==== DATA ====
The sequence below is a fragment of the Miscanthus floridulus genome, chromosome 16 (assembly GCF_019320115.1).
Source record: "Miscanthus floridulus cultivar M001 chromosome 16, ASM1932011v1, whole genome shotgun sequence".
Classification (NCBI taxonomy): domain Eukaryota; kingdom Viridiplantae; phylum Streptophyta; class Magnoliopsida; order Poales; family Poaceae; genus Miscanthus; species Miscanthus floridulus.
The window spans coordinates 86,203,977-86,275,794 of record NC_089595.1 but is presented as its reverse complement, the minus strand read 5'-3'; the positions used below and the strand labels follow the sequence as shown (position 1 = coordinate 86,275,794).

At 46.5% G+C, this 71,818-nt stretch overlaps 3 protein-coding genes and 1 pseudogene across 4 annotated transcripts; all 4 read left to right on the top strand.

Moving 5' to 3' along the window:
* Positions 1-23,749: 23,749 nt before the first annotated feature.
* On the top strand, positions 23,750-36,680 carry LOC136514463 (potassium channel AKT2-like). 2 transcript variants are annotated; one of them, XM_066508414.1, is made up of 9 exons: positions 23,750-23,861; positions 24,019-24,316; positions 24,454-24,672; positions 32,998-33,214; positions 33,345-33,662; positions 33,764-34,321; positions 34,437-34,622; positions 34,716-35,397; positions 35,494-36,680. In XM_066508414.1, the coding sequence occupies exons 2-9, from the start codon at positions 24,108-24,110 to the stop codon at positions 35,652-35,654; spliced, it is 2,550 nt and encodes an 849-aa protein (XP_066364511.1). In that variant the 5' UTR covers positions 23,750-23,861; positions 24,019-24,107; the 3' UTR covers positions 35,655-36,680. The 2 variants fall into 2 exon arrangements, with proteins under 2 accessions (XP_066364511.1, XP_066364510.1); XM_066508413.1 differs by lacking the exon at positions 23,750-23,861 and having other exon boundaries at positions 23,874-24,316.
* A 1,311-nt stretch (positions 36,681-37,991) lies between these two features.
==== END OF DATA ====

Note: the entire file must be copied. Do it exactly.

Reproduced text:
The sequence below is a fragment of the Miscanthus floridulus genome, chromosome 16 (assembly GCF_019320115.1).
Source record: "Miscanthus floridulus cultivar M001 chromosome 16, ASM1932011v1, whole genome shotgun sequence".
Classification (NCBI taxonomy): domain Eukaryota; kingdom Viridiplantae; phylum Streptophyta; class Magnoliopsida; order Poales; family Poaceae; genus Miscanthus; species Miscanthus floridulus.
The window spans coordinates 86,203,977-86,275,794 of record NC_089595.1 but is presented as its reverse complement, the minus strand read 5'-3'; the positions used below and the strand labels follow the sequence as shown (position 1 = coordinate 86,275,794).

At 46.5% G+C, this 71,818-nt stretch overlaps 3 protein-coding genes and 1 pseudogene across 4 annotated transcripts; all 4 read left to right on the top strand.

Moving 5' to 3' along the window:
* Positions 1-23,749: 23,749 nt before the first annotated feature.
* On the top strand, positions 23,750-36,680 carry LOC136514463 (potassium channel AKT2-like). 2 transcript variants are annotated; one of them, XM_066508414.1, is made up of 9 exons: positions 23,750-23,861; positions 24,019-24,316; positions 24,454-24,672; positions 32,998-33,214; positions 33,345-33,662; positions 33,764-34,321; positions 34,437-34,622; positions 34,716-35,397; positions 35,494-36,680. In XM_066508414.1, the coding sequence occupies exons 2-9, from the start codon at positions 24,108-24,110 to the stop codon at positions 35,652-35,654; spliced, it is 2,550 nt and encodes an 849-aa protein (XP_066364511.1). In that variant the 5' UTR covers positions 23,750-23,861; positions 24,019-24,107; the 3' UTR covers positions 35,655-36,680. The 2 variants fall into 2 exon arrangements, with proteins under 2 accessions (XP_066364511.1, XP_066364510.1); XM_066508413.1 differs by lacking the exon at positions 23,750-23,861 and having other exon boundaries at positions 23,874-24,316.
* A 1,311-nt stretch (positions 36,681-37,991) lies between these two features.